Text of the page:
Quantum Dots Can Tag Individual Molecules With A Fluorescent Glow

Color-Changing Tagging Particles Gang Ruan, Ohio State University

A team of engineers at Ohio State University have packed a nanoparticle full of fluorescent blinking quantum dots. When the particle is attached to a single molecule, it functions as a gaudily glowing beacon.
With their bright, continuous fluorescent glow that transitions between red, green and yellow, the nanoparticle is a better way to tag molecules, both in its function and in its good looks.

Earlier attempts to tag molecules with bright quantum dots were hindered by the dots' on-and-off blinking, like trying to follow a blinking flashlight through a dark room. The Ohio State engineers fixed the faulty flashlight. Led by assistant professor Jessica Winter and research scientist Gang Ruan, the team placed a group of quantum dots inside a slightly larger plastic nanoparticle. Whenever a single quantum dot within the nanoparticle blinked off, the team simply followed the glow of its neighbors.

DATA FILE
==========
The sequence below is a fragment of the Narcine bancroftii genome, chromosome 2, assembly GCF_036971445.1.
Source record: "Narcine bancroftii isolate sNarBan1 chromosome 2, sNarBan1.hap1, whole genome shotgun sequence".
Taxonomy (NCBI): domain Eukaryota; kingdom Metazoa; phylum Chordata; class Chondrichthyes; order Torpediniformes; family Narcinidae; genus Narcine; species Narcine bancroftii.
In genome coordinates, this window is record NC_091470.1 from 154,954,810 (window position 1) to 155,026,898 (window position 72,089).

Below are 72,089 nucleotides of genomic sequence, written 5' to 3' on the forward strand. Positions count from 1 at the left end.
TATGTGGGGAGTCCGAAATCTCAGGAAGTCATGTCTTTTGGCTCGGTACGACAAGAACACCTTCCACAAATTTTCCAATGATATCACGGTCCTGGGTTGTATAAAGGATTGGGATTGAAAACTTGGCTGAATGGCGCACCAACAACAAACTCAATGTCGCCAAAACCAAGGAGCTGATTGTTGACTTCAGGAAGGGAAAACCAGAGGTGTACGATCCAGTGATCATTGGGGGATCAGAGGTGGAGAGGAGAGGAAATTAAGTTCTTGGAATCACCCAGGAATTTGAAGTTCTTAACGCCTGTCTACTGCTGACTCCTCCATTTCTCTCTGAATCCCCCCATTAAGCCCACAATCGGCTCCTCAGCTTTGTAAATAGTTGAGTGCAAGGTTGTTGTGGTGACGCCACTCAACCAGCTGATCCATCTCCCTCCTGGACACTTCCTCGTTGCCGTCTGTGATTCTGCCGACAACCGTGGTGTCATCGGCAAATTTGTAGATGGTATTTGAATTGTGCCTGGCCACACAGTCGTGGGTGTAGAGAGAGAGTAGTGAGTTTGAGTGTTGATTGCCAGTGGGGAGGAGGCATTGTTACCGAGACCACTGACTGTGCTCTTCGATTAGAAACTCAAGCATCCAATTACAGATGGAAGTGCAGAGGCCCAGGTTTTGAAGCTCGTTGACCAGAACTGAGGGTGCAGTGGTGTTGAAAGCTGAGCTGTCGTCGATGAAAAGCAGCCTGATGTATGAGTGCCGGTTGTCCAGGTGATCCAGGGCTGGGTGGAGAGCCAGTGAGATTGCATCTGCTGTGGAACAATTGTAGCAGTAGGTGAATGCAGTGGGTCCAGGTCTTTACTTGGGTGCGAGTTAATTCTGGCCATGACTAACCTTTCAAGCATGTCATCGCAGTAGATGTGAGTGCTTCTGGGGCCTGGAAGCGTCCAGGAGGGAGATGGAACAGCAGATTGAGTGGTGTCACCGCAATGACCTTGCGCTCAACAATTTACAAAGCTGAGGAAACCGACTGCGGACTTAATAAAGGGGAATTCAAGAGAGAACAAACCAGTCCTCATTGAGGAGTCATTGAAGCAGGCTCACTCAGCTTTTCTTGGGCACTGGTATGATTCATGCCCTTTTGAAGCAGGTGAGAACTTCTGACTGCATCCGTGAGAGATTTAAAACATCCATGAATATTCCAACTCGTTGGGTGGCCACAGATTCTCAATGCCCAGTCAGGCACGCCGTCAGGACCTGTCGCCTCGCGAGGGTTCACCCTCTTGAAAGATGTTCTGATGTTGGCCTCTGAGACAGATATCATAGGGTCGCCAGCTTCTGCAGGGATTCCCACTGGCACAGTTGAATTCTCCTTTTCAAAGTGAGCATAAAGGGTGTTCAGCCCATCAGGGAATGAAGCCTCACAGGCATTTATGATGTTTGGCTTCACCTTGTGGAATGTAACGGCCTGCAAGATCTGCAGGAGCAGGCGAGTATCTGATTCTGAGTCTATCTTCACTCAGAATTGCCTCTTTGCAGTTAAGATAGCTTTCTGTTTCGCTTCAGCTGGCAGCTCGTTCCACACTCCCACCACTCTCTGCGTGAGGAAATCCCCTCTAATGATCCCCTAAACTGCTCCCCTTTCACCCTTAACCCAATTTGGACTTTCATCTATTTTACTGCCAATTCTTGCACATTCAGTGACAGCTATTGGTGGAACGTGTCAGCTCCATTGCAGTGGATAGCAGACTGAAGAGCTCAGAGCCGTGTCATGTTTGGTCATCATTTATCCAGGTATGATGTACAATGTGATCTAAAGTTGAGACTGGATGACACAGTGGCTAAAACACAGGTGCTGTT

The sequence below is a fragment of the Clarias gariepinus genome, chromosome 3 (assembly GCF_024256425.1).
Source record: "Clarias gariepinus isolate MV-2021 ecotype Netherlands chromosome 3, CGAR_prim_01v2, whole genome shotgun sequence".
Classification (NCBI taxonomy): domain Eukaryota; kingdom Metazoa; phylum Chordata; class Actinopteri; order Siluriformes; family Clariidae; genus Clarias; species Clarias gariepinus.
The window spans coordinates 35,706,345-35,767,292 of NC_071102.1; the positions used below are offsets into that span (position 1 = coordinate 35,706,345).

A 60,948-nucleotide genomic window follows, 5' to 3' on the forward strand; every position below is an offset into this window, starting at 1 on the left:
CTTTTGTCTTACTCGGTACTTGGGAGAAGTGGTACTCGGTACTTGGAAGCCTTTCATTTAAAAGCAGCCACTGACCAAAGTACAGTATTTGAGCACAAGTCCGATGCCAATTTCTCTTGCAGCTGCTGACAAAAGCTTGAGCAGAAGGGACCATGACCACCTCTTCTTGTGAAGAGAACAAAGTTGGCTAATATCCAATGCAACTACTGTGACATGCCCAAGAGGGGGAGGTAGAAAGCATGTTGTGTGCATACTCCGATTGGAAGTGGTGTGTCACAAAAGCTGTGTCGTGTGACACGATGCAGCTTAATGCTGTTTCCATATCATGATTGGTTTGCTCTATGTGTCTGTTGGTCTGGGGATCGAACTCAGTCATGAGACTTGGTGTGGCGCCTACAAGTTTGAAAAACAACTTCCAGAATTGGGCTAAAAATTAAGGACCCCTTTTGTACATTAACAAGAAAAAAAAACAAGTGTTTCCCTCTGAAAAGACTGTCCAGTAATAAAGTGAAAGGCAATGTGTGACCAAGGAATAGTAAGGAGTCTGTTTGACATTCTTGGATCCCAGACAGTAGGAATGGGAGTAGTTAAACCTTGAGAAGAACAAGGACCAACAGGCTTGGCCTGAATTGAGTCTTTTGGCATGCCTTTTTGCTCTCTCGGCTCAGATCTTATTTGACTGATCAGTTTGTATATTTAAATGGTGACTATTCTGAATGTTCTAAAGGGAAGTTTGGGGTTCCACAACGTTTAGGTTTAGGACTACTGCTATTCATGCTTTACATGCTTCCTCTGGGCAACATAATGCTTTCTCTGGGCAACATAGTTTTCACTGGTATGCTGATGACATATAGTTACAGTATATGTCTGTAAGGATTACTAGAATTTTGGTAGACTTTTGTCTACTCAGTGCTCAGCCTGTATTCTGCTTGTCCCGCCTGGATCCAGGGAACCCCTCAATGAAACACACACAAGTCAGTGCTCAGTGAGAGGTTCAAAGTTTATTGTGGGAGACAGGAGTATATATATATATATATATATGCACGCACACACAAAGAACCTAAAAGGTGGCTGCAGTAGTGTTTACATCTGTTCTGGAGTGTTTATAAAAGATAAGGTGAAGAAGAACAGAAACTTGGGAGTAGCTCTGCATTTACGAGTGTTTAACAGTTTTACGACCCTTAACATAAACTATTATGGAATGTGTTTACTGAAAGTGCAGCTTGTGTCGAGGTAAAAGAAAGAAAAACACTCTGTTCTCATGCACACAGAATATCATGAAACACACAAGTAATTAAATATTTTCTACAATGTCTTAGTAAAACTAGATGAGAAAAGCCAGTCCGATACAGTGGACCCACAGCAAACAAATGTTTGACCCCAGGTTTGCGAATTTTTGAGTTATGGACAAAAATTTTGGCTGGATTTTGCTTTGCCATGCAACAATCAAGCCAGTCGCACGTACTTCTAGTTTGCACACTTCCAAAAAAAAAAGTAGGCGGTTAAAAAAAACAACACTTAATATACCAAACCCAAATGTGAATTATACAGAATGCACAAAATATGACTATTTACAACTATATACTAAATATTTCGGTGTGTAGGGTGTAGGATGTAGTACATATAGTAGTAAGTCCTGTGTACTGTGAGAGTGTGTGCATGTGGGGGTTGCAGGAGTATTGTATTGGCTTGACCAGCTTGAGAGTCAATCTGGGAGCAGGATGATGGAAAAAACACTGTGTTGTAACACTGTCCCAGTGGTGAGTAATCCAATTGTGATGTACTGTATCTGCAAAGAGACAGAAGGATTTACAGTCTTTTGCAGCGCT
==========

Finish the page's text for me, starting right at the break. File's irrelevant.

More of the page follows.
The team used green and red quantum dots. Nanoparticles filled with red dots glow red, while those with green dots glow green. The almost magical color changes occur in the nanoparticles containing a mix of red dots and green dots. When a green dot blinks at the same time as a red dot neighbor, the light appears yellow to the eye. The quantum dot flashes mix together to become blobs of color that melt away as other colored blobs materialize, making the nanoparticle look like a miniature lava lamp.
Using the new technology, which the Ohio State research team is trying to patent, scientists could gain a better glimpse of biological processes at a cellular level.

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